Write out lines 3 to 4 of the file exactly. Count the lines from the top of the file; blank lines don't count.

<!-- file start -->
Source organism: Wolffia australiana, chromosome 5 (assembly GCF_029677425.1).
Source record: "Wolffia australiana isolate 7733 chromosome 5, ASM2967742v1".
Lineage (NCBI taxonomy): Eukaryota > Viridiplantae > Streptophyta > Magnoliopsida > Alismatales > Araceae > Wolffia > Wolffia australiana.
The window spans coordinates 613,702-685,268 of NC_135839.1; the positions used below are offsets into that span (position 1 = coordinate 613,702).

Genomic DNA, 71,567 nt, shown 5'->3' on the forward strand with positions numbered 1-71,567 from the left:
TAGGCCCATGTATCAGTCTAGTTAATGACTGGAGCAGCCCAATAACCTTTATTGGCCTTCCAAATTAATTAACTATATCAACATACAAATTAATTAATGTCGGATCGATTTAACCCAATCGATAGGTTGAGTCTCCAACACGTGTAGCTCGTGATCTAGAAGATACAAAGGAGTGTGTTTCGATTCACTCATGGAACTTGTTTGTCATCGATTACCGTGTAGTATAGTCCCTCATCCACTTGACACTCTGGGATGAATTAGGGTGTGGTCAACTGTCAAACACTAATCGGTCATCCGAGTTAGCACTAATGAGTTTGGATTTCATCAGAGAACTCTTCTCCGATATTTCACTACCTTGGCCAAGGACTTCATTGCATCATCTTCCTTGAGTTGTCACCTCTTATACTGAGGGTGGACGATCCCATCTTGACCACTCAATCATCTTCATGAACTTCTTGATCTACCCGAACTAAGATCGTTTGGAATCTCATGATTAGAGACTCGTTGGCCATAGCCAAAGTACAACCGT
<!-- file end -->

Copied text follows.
Lineage (NCBI taxonomy): Eukaryota > Viridiplantae > Streptophyta > Magnoliopsida > Alismatales > Araceae > Wolffia > Wolffia australiana.
The window spans coordinates 613,702-685,268 of NC_135839.1; the positions used below are offsets into that span (position 1 = coordinate 613,702).